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Stories, tips, and tools for
Borderline Personality Disorder

Brain Activity Behind BPD

The Brain Activity Behind Borderline Personality Disorder


In this post, we will get a brief overview of the brain activity behind Borderline Personality Disorder.  In addition, we will look at how these processes affect our behavior in ways that require more than just pure self-control to change.

The Limbic System

The limbic system is a set of brain structures including the amygdala and the hippocampus.  It is one of the "oldest" parts of the brain, containing many of the structures we use to regulate our bodies and respond to threats.

Imagine a caveman, living out in the wild, fending off predators and protecting a food supply. You can imagine the importance of quick, automatic functions like survival instincts for the caveman. He must react quickly to potential threats in the environment... sounds, movement, smells... Similarly, the limbic system in the BPD can react quickly to real or perceived threats in our environment. Sometimes all it takes is a sound or a smell to set off our limbic system. 

The limbic system is meant to help us survive, just like the caveman.  It includes functions like the fight-or-flight response, memory, and a reward system for learning new behaviors.  The limbic system uses a tricky balance of brain chemicals to perform these functions,

Amygdala and Hippocampus

The amygdala and hippocampus have been shown to be smaller in people with Borderline Personality Disorder, using imaging like fMRI scans.  These brain structures are related to memory recall and learning.  They involve attention, response mechanisms, and emotional functioning.  They even play a part in understanding social information like interpreting emotions from other people’s faces.  As you’ve probably noticed, these are some of the main areas we struggle with as BPD survivors.  We may struggle to pay attention to anything but a threat. We may respond to things with intense reactions and emotions. We may interpret situations quickly, and sometimes inaccurately. It’s no wonder we have difficulties with interpersonal relationships and unprovoked mood swings, when our limbic system is running wild!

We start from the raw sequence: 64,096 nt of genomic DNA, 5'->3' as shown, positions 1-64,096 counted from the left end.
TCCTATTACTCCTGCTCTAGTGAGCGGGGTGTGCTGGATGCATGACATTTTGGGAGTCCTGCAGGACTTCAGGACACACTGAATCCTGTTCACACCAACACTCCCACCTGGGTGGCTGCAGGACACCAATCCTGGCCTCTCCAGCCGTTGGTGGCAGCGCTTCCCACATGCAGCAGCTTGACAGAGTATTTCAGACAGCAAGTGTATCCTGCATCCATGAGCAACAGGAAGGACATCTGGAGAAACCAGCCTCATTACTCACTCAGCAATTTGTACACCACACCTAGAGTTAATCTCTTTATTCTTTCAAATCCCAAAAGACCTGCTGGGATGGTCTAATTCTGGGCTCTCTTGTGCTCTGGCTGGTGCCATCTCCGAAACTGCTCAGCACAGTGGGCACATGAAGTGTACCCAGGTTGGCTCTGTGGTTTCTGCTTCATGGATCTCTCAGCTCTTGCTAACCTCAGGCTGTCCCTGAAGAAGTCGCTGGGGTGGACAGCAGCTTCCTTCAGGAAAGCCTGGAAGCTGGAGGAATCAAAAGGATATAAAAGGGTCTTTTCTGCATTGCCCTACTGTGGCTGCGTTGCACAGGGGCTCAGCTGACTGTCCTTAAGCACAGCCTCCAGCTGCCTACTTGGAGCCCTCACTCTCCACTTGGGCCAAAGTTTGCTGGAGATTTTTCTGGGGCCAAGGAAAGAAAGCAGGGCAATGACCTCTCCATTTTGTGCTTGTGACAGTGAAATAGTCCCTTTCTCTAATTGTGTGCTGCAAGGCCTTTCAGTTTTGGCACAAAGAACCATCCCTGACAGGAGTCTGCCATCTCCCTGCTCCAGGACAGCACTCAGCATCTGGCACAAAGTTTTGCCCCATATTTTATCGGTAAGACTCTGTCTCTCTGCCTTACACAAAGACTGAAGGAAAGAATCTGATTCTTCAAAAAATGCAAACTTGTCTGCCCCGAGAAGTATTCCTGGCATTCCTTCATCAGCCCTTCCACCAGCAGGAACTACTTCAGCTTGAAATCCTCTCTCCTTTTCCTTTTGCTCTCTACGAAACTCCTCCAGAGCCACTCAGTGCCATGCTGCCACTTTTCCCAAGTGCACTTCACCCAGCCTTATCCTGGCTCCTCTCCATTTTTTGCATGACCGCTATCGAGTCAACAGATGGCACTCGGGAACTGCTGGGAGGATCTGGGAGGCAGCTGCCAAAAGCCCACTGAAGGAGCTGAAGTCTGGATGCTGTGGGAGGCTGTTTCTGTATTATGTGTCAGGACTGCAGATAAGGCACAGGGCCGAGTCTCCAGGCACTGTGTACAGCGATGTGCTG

Prefrontal Cortex

Also connected with the functioning of the limbic system is the activity of the prefrontal cortex.  This area shows itself in fMRI scans to be underactive in the BPD brain.  The prefrontal cortex affects personality, planning, decision-making, and short-term memory.  It also influences the amount of self-control we have when we are emotional.  Unfortunately, low activity in the prefrontal cortex can include symptoms like impulsivity and self-destructive behaviors.  So besides being emotionally and physically overwhelmed, we can be logically impaired. Our frontal lobes aren't kicking in as they should, and it may be difficult to think through problems or come up with reasonable solutions when we are emotionally overwhelmed. 


In other words, the brain activity behind Borderline Personality Disorder indicates we have a neurological problem, not just a personality problem.  It's in our brains... but our problems are not just in our heads! This problem may require medical treatment and a re-training of our brain, through skills and therapeutic techniques, if we are to stand our best chances at lasting recovery.  

Medicine alone won’t cure us, but sometimes it can help. Some medications help relieve symptoms and make it easier for our brains to function and think more clearly. 

The most important thing is that we need to build new habits and new ways of thinking for healthy lifestyles and relationships.  We have to re-train our brains to respond in more balanced ways to things that happen in our environment. And we can rebuild a life that is no longer ruled by our emotions or emotional reactions. 


Understanding your brain can be an important first step in the recovery process. 

When we don't understand our brains, we can fall into the pit of self-judgment, self-blame, and useless attempts to punish ourselves into being "different."

When we understand our brains better, we can be more compassionate towards ourselves, and embrace the journey to healing and change.